Much of Vincent Tripi's poetry reflects a Buddhist foundation.
This book of French language haiku by Jean Antonini is translated into English by Richard Bateman.
KIrsty's poetry is infused with images of shorelines and forests in Maine.
Richard has been a regular contributor to the North Carolina Haiku Society.
James wrote that haiku poetry is a literary expression of Zen Buddhism.
Andrelczyk’s work has been described as poems from the edge of haiku.
The Introduction to Into the Sun contains an interesting recipe on How to Write a Poem.
Colin is a retired teacher who edited Blithe Spirit, the journal of The British Haiku Society for 14 years.
Her poetry and images have been widely published in the United States and other countries.
Quiet Enough won First Prize in the Haiku Society of America Merit Book Awards for 2005.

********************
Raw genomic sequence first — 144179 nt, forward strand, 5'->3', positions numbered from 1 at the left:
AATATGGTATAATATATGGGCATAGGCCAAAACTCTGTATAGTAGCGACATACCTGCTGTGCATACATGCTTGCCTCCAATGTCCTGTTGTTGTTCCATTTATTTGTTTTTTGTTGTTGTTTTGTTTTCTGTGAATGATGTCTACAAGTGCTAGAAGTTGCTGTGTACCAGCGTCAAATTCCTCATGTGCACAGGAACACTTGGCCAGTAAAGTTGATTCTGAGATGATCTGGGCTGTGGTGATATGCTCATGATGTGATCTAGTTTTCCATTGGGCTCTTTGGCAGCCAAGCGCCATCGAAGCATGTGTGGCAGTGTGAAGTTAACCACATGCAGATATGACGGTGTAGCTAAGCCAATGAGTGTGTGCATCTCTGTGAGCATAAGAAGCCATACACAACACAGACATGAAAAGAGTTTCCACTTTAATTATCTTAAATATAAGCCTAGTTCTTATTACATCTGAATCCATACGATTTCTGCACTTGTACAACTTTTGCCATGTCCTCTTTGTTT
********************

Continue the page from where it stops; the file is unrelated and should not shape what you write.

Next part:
"Warm Under the Cat" is dedicated to the author’s cat Valentine.
Steven Carter is a retired emeritus professor of English and a Senior Fulbright Fellow at two Polish universities,
Cathy Drinkwater Better is a poet, editor, author, journalist, and humorist.
Carol’s dedication “for my father” introduces the moving haiku in this chapbook.
Chris Gordon is the editor of ant ant ant ant ant, a journal of contemporary haiku.
His poems reflect the perspective of a world traveled scientist.
Ernest J. Berry was born in 1929 in Christchurch, New Zealand.
Jack is also a dedicated gardener, banjo player and Vispassana meditator.
In Haikupedia, we learn that Micheline Beaudry was born June on 29, 1942 in Montréal, Québec, Canada
Poet and psychotherapist H.F. Noyes was born in 1918 in and wrote prolifically his entire life.